1 Analyzing Research Problems and Planning Strategies: Develop a research model based on solid principles to focus and direct your work. Here's how you can start your serious research with a different perspective and tenacious study 8
2 Avoiding Ten Common Genealogy Mistakes: Troubleshoot your genealogy research with this wrap-up of common errors and pitfalls-and how to avoid them 26
3 Finding Births, Marriages, and Deaths Before Civil Registration: Discover pre-twentieth-century vital records with this chapter's discussion of the many records that provide birth, marriage, and death information 45
4 Locating Missing Ancestors in the Census: Dig deeper into census records. This chapter covers common reasons individuals don't appear where you expect in censuses, how to be sure they are actually missing, and what to do if they really aren't in censuses 74
5 Researching Friends, Associates, and Extended Family Members: Consider your "collateral kin": the friends, neighbors, coworkers, cousins, aunts, and uncles who can lead you to your ancestor and his community. This chapter will show you why this network is important, and how to identify and research members of it 90
6 Problem-Solving with Court Records: Enhance your research with probate, guardianship, and circuit court records. This chapter will show you how to use them, with practical examples 113
7 Replacing Burned Courthouse Records: Overcome one of the most common research problems: the dreaded burned courthouse. This chapter covers how to work around this roadblock using duplicate, substitute, and replacement records 137
8 Utilizing Land Records: Document and connect your ancestors and their relatives and communities with land records 154
9 Sorting Individuals with the Same Name: Separate individuals of the same name in the same community-and link people in one community to those in another-with this chapter's practical strategies 172
10 Finding Pre-1850 Ancestors: Step back in time. This chapter covers methods for finding ancestors who lived before the 1850 census-a time notable for large-scale migrations and scanty records that make research difficult 193
11 Analyzing Evidence: Assess the records you find by considering where your data comes from, how reliable it is, and what inferences you can draw from it. This chapter will show you how 211
12 Accepting Online Family Tree Hints: Add only the best information to your online family trees. Genealogist Sunny Morton shares tips for understanding which generated "hints" to accept on sites like Ancestry.com and MyHeritage-and which to ignore 228
13 Applying DNA Test Results to Your Research: Find your roots with DNA: Genetic genealogy expert Diahan Southard discusses practical uses for your results from companies like Ancestry DNA 239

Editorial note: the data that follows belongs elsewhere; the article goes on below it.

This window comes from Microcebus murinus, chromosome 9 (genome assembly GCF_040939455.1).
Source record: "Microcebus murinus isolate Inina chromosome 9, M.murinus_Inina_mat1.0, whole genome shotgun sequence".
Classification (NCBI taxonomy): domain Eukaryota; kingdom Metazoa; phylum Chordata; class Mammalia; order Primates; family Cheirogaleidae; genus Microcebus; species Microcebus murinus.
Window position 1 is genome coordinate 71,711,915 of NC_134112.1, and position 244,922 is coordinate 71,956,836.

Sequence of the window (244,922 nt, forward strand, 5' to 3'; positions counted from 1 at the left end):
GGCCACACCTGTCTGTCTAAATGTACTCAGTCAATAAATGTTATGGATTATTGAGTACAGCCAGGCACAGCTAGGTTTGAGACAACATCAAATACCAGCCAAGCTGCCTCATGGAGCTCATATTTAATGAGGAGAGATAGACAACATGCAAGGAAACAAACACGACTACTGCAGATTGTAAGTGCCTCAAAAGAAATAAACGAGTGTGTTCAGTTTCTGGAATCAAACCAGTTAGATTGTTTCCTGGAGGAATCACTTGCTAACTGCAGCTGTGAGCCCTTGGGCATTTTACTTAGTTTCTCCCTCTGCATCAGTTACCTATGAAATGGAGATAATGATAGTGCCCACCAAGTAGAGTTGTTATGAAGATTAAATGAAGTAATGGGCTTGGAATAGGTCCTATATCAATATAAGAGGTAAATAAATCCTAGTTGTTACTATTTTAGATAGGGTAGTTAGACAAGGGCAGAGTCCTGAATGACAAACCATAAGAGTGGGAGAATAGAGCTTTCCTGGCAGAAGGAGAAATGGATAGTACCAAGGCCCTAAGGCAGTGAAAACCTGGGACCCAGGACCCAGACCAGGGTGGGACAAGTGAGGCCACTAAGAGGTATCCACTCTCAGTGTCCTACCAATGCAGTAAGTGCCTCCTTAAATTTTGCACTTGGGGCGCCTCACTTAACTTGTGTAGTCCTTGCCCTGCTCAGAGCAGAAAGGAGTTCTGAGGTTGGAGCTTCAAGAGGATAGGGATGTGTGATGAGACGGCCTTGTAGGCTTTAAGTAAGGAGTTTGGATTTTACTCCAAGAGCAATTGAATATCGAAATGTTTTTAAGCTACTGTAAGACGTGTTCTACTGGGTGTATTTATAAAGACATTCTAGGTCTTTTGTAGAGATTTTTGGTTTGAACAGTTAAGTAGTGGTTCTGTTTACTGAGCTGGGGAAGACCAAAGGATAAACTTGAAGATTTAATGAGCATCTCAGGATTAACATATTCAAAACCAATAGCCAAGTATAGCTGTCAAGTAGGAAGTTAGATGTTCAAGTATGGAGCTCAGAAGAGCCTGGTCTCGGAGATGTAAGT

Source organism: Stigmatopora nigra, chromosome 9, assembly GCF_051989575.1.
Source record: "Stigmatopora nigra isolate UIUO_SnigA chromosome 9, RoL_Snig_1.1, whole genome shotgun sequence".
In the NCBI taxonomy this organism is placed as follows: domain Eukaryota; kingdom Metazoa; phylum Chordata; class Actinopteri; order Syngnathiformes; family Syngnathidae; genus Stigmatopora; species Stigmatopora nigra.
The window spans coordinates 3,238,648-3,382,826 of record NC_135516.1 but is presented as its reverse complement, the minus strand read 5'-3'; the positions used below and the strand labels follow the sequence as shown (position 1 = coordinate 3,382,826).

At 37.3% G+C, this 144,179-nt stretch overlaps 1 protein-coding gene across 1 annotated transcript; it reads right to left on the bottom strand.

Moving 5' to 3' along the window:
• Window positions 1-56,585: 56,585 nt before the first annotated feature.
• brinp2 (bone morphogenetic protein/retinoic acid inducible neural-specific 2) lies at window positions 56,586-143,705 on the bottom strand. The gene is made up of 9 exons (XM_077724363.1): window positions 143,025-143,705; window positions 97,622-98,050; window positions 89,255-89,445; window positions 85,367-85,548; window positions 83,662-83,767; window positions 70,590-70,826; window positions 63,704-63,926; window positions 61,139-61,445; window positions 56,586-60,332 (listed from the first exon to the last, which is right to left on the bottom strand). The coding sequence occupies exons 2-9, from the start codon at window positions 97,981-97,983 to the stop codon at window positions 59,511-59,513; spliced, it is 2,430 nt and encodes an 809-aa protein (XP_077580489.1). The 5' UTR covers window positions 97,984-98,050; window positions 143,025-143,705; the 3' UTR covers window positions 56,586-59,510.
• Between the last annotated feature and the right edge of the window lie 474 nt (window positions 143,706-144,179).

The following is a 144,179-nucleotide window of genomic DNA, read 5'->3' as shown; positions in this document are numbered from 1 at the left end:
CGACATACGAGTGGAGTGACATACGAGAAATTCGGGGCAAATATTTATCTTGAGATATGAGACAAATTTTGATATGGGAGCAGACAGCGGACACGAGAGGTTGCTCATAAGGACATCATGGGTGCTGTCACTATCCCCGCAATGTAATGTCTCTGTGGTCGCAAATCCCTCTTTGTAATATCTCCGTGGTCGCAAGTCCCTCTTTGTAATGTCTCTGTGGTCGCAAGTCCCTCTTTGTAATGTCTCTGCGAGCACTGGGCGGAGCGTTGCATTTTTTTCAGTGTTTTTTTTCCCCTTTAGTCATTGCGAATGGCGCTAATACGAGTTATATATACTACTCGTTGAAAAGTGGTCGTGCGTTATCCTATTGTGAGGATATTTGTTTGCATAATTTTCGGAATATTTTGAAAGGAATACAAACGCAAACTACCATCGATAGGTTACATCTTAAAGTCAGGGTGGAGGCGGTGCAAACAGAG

Appendix A Genealogy Glossary 248
Appendix B Research Forms and Worksheets 261
Most Helpful Customer Reviews
When You Need Help Sorting Out Your Family Tree This new and updated genealogy book is meant for people who are interested in doing serious genealogical research. In the first chapter, the author gives tips on how to start serious research or tackle problems based on a research model. She discusses next how to find vital records before there was civil registration. She then gives you ideas of how to troubleshoot your genealogy and how to avoid common mistakes. From there, chapters detail how to work with particular types of records like the census, court records, and land records. There’s even a chapter about replacing burned court records. She instructs on how to analyze what you find to figure out how reliable it is and what you can take from it. There are two new chapters in this edition that give ideas about how to work with websites like Ancestry and MyHeritage as well as how to use DNA results from AncestryDNA or 23andMe to help figure out your roots. I found this book to be rather densely written, and the author seemed almost condescending at times if people didn't agree with her definitions or do things as she would do them. Some of the examples given seem longwinded. Still, she does give very concrete methods for researching and figuring out problems as you trace your family roots. If you can tolerate her attitude and are very serious about genealogy, you will most likely find this book worthwhile,
Family Tree Problem Solver is exactly that. If you registered on any of the genealogy sites, this book can help you make better use of their tools and perhaps save you some frustration. Beginning with five steps to solving genealogical problems, the book takes the amateur genealogist through the entire process of finding their roots. This edition has updated website addresses and two new chapters. One new section covers what to do when receiving a new hint email from a site where you have placed your family tree. Another describes how to use DNA kit results, either your own or family members, to further your genealogical research. Family Tree Problem Solver is an excellent tool for any amateur ancestor detective’s armory. 4 stars! Thanks to Family Tree Books and NetGalley for a copy in exchange for an honest review.
Goodbook and it's about time we see genealogy books being offered for our Nooks! Thank you.